Then there was Heroes Fighting Hunger, 3,528 cans of black beans, pinto beans and golden hominy turned into logos of our caped heroes. Superman was on one side while the other side showed Batman's logo.

The other Honorable Mention went to Despicable Hunger: Minions CanRise! by Perkins Eastman/Harlem RBI. The adorable minions were made from 5,254 cans of Bumblebee tuna, Chicken of the Sea tuna and Cento tuna and can feed 1,642 people.

My favorite canstruction of all was awarded the Best Meal. Hunger Never Sleeps by Eleanor Roosevelt High School consisted of 4,260 cans of beans, chicken broth, chicken noodle soup, coconut milk, corn, peas, peaches, pumpkin, tomato and tuna, and can feed 4,124 people. The structure showed the New York City skyline in daytime and the other side showed the skyline at night. I bet you could guess what building is that on the left side.

After viewing all the entries, I went out of the lobby. Brookfield Place is right across the world trade center site and One World Trade Center, tall and shimmering in the afternoon light, was right in front of me.

Last October, the Port Authority opened to the public the new pedestrian pathway linking Brookfield Place and the World Trade Center Path. The overhead bridge that originally connected the two was destroyed during the attacks on 9/11. I proceeded to the Brookfield Place Pavilion to check it out. It is supported by two massive steel towers with a lattice design and several escalators led to the underground corridor. The passageway will eventually lead to the rest of the WTC transportation hub and the Fulton Transit Center.

From the bottom of the escalators, I quickly snapped a pic looking up from where I came from.

Then it's a walk through the doors, leading to the WTC West Concourse and on to the WTC Transportation hub.
The new pedestrian corridor traversing the World Trade Center site opened on October 23rd. The West Concourse, part of the sprawling 800,000-square-foot WTC Transportation Hub complex, marks a major milestone in the WTC redevelopment -- it is the first underground component of the site to allow public access. The 600-foot long marble-clad corridor, designed by Santiago Calatrava and built by the Port Authority, now provides a permanent, car-free link for tens of thousands of daily commuters and visitors in Lower Manhattan.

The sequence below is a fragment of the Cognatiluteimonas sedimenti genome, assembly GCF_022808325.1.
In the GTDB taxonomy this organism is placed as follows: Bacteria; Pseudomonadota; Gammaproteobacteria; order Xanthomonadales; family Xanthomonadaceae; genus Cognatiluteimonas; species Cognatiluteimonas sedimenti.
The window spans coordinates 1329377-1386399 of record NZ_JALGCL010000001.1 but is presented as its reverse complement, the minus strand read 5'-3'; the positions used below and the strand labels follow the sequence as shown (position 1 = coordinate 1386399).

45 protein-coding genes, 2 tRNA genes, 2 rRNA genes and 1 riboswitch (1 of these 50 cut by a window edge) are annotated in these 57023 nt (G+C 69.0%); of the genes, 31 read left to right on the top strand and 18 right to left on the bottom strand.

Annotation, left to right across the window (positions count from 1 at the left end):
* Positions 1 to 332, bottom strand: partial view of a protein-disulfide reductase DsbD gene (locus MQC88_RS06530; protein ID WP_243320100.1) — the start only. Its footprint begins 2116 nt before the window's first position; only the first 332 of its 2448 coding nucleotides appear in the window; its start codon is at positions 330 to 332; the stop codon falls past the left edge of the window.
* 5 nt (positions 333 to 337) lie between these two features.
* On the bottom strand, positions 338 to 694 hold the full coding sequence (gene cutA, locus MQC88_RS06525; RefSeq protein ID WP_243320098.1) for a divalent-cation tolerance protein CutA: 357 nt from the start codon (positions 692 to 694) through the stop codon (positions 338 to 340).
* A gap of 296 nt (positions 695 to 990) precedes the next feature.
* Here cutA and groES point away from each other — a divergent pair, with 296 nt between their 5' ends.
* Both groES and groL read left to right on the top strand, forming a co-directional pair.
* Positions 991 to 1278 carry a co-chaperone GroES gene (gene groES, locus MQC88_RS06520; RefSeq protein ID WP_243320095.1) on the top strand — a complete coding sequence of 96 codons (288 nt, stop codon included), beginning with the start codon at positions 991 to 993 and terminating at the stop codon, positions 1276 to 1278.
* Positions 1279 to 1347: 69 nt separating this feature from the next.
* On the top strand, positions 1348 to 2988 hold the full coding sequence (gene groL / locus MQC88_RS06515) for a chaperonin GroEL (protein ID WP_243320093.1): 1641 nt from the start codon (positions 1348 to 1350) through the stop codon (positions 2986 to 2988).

Two weeks after the walkway opened, I can still smell the newness of the corridor as I was walking along. On one side are posters of New Yorkers relating their experiences living in the city.

I came out at street level at Greenwich Street, and walked south to Battery Park where i as I was hoping to catch the sunset. Along the way I passed by Four World Trade Center and saw One World Trade Center and One Liberty Plaza reflected on its sides.

Most of Battery Park was fenced off due to the ongoing construction work and I was able to catch the sunset only from outside the fence wrapped around the park.

I eventually found the entrance, which was near the US Customs House and I was able to catch from inside the park a glimpse of the tail end of the setting sun.

I love the sunset and twilight views from Battery Park, they are the best!

This was where my walk took me that day. I got off at the Chambers Street station and walked west to Teardrop Park. Then I walked along the esplanade until I reached the Irish Hunger Memorial. From the memorial, I entered Brookfield Place at the Winter Garden atrium and walked towards the lobby at Vesey Street to see the other Canstruction entries. Then I took the WTC pedestrian pathway and went back to street level at Greenwich Street. From there I walked south toward Battery Park to catch the day's sunset.

This link has a list of the winning entries for the 2013 Canstruction.

The rest of my Canstruction photos are in my Flickr album Canstruction 2013

In another Flickr album are the World Trade Center/Brookfield Place photos and I have a separate album for One World Trade Center photos.